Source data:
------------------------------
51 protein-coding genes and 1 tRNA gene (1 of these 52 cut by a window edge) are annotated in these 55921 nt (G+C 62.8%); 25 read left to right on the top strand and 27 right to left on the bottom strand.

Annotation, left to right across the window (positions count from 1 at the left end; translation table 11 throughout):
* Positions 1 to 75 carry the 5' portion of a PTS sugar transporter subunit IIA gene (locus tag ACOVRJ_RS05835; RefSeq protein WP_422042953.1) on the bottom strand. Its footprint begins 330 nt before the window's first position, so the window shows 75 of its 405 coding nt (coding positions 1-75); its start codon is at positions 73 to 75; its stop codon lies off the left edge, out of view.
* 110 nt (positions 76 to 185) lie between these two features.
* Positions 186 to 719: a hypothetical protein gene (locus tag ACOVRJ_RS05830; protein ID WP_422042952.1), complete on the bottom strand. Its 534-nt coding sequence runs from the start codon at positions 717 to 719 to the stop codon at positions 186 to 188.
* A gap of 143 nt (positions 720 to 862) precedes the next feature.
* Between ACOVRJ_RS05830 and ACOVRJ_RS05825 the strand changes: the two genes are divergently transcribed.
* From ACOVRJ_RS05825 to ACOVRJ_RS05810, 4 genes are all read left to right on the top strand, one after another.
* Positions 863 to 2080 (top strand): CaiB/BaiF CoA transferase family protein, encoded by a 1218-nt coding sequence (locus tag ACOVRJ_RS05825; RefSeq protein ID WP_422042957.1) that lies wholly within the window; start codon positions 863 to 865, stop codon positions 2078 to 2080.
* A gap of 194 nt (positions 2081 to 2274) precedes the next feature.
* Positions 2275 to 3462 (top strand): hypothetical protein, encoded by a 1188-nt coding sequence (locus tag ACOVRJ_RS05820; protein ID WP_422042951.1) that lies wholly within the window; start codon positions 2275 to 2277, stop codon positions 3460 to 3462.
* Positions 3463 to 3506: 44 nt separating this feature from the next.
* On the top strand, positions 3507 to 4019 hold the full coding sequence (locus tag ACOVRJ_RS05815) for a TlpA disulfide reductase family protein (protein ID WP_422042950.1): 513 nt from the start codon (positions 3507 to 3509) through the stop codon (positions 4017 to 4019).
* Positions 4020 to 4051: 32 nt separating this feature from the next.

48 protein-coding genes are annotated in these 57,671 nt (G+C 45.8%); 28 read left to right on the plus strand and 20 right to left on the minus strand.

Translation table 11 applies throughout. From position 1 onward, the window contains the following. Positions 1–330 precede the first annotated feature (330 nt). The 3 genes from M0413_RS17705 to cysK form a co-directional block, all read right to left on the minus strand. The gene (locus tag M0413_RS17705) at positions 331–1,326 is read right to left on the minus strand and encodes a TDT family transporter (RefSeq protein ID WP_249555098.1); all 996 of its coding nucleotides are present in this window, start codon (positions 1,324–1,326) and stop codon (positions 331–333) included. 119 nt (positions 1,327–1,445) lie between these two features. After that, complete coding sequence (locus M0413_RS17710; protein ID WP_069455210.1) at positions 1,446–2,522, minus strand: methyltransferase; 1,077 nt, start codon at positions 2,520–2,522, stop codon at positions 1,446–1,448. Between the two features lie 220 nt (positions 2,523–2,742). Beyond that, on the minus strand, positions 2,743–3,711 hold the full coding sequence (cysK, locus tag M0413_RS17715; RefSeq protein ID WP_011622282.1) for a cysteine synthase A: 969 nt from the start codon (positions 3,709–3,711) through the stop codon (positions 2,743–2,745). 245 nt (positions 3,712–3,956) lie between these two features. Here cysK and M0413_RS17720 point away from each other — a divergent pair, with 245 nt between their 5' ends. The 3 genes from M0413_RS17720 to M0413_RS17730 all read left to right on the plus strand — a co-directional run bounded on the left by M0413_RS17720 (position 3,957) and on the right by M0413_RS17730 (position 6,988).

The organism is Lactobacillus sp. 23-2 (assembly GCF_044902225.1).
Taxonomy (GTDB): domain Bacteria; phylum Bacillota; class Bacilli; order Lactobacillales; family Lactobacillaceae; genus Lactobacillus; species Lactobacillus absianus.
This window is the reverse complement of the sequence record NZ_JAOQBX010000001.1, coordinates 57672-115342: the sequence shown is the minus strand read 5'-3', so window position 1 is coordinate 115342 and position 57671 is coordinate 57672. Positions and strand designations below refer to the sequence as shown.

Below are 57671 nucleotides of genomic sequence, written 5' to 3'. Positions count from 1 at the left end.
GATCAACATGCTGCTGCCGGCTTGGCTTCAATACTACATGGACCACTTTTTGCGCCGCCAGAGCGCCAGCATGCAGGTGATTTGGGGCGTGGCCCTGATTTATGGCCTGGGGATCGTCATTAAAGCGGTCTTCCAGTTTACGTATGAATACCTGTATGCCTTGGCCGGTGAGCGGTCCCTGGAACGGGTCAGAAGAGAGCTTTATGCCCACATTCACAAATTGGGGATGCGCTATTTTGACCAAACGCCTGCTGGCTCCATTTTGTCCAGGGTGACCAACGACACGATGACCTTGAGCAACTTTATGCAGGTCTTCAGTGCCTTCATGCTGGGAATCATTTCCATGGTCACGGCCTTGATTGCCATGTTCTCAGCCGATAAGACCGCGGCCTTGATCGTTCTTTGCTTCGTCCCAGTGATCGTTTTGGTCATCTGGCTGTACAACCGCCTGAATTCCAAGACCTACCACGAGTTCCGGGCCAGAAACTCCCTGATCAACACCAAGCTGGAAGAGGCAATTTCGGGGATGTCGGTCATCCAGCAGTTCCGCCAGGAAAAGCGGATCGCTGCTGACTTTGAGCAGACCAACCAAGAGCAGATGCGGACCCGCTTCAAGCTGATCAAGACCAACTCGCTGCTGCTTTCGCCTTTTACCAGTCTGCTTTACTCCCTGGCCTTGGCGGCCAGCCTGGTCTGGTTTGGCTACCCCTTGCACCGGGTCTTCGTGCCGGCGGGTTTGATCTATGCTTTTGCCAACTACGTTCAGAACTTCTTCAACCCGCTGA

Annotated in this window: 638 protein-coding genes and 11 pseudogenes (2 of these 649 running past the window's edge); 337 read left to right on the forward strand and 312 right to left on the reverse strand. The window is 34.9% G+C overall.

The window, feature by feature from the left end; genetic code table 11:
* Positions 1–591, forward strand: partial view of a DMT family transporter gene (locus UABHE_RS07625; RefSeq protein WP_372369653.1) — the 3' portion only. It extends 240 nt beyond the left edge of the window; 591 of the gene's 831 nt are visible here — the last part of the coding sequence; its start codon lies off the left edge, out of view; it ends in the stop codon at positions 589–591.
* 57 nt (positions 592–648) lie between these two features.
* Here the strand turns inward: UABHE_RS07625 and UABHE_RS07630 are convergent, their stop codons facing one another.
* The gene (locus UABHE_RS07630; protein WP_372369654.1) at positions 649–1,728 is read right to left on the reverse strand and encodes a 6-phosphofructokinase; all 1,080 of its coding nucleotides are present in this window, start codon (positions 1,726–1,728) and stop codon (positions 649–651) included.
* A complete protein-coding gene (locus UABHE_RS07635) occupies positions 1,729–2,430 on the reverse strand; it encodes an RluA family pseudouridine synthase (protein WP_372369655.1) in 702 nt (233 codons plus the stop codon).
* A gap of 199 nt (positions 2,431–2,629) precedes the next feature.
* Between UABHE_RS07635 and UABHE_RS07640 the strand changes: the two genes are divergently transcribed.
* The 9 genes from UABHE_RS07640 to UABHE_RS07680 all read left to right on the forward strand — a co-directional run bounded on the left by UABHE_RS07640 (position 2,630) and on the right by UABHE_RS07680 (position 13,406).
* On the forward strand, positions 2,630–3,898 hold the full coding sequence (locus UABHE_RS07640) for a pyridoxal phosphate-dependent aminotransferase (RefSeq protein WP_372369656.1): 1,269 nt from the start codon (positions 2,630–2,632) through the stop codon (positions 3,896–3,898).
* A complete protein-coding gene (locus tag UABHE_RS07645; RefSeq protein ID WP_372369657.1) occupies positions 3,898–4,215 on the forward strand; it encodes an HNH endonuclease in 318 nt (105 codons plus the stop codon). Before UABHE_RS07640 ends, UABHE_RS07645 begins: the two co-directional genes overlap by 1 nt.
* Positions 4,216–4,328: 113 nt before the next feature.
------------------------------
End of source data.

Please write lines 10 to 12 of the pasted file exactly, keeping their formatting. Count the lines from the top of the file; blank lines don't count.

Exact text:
* A gap of 194 nt (positions 2081 to 2274) precedes the next feature.
* Positions 2275 to 3462 (top strand): hypothetical protein, encoded by a 1188-nt coding sequence (locus tag ACOVRJ_RS05820; protein ID WP_422042951.1) that lies wholly within the window; start codon positions 2275 to 2277, stop codon positions 3460 to 3462.
* Positions 3463 to 3506: 44 nt separating this feature from the next.